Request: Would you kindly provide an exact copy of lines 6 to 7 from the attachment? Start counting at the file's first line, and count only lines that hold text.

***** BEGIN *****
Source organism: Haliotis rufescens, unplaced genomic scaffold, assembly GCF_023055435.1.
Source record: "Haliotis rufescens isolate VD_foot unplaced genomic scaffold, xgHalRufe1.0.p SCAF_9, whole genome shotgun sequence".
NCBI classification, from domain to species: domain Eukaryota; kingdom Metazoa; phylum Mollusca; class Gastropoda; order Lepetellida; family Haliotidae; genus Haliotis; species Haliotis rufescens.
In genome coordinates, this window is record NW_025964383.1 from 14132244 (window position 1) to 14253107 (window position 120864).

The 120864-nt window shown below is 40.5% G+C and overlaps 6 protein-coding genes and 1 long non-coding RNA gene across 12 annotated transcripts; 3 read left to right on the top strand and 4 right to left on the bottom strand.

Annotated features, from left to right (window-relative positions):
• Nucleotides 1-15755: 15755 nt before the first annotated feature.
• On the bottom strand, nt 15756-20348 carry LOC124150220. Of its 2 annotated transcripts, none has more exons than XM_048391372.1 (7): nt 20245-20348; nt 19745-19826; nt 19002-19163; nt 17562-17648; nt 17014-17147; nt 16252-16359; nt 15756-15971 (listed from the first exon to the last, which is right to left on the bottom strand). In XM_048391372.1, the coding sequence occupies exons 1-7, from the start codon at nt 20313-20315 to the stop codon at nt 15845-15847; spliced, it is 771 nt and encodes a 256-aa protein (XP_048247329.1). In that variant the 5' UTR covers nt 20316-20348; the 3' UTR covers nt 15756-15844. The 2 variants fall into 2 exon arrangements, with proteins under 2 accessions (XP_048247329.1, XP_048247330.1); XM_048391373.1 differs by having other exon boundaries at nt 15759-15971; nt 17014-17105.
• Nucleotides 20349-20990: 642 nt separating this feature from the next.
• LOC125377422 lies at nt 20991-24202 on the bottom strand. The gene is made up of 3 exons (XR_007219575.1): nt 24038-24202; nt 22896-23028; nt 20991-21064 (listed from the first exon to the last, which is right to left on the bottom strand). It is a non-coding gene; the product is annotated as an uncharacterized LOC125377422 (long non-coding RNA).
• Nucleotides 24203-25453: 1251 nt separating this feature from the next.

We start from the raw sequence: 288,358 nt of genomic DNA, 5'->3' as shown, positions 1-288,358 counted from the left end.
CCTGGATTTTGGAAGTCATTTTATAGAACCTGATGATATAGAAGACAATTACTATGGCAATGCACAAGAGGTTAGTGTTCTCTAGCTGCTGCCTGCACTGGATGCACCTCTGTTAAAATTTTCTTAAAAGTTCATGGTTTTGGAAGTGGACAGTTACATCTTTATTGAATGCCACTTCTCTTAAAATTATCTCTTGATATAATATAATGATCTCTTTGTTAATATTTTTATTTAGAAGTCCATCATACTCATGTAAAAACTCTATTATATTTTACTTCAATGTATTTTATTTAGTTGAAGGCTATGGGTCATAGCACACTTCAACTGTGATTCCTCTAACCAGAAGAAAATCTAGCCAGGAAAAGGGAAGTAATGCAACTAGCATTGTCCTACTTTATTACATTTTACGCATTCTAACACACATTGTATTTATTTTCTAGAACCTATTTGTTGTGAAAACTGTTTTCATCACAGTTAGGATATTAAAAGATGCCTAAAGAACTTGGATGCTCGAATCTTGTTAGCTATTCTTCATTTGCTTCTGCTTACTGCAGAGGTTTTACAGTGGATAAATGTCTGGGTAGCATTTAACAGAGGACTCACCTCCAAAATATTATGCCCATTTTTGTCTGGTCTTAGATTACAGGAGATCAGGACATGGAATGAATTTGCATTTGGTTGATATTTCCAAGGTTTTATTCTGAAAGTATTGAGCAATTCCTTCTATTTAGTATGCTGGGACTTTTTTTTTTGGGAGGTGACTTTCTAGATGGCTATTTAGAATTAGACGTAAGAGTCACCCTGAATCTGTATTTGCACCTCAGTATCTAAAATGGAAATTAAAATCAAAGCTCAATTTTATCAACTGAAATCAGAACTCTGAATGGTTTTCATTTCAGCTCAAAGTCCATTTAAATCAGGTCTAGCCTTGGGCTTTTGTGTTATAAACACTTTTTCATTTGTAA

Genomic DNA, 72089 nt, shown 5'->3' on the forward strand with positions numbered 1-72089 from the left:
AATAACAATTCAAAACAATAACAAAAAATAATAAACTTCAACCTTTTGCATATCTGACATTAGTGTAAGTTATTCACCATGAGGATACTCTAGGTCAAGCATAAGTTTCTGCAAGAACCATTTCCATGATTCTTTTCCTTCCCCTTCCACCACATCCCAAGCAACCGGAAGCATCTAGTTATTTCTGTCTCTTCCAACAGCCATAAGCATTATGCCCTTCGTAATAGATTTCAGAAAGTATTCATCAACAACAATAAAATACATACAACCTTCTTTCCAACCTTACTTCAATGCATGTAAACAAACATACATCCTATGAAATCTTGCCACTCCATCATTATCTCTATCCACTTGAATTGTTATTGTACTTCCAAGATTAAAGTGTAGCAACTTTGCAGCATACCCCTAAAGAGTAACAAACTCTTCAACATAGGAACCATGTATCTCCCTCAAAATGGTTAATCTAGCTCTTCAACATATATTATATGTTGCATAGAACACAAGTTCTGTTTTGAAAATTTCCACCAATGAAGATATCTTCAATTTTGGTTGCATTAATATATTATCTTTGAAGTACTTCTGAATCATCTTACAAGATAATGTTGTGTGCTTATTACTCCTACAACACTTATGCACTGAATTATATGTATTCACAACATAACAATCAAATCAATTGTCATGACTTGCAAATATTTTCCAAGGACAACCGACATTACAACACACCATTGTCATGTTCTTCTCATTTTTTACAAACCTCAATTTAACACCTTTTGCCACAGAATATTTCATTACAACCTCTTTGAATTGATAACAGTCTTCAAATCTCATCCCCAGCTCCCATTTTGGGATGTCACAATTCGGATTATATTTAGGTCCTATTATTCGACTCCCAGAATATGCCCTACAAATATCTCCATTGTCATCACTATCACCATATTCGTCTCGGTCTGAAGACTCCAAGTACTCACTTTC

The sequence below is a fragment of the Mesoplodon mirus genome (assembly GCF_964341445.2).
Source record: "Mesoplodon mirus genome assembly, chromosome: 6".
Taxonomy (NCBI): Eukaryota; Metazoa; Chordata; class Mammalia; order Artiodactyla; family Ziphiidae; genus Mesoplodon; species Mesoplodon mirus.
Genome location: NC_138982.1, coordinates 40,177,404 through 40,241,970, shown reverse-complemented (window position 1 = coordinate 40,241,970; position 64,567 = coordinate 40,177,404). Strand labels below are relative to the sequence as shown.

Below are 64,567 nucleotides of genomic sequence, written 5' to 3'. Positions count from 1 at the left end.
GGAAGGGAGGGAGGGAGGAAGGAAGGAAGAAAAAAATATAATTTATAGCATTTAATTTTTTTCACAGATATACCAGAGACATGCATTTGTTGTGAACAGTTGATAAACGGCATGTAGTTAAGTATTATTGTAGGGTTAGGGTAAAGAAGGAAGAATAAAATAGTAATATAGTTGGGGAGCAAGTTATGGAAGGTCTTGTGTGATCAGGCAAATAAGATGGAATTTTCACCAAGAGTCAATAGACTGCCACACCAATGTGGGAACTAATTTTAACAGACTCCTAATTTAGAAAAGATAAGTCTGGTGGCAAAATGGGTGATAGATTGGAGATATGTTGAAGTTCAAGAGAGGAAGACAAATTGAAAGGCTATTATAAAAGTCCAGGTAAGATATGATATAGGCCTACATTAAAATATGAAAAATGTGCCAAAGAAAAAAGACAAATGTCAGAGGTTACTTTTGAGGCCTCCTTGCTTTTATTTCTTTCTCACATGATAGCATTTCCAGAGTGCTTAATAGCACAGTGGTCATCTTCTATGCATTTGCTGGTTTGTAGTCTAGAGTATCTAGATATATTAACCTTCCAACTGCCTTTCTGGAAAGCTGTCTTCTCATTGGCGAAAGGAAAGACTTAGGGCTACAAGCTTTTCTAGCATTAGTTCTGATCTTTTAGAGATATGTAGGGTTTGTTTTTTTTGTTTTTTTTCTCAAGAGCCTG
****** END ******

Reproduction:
Annotated features, from left to right (window-relative positions):
• Nucleotides 1-15755: 15755 nt before the first annotated feature.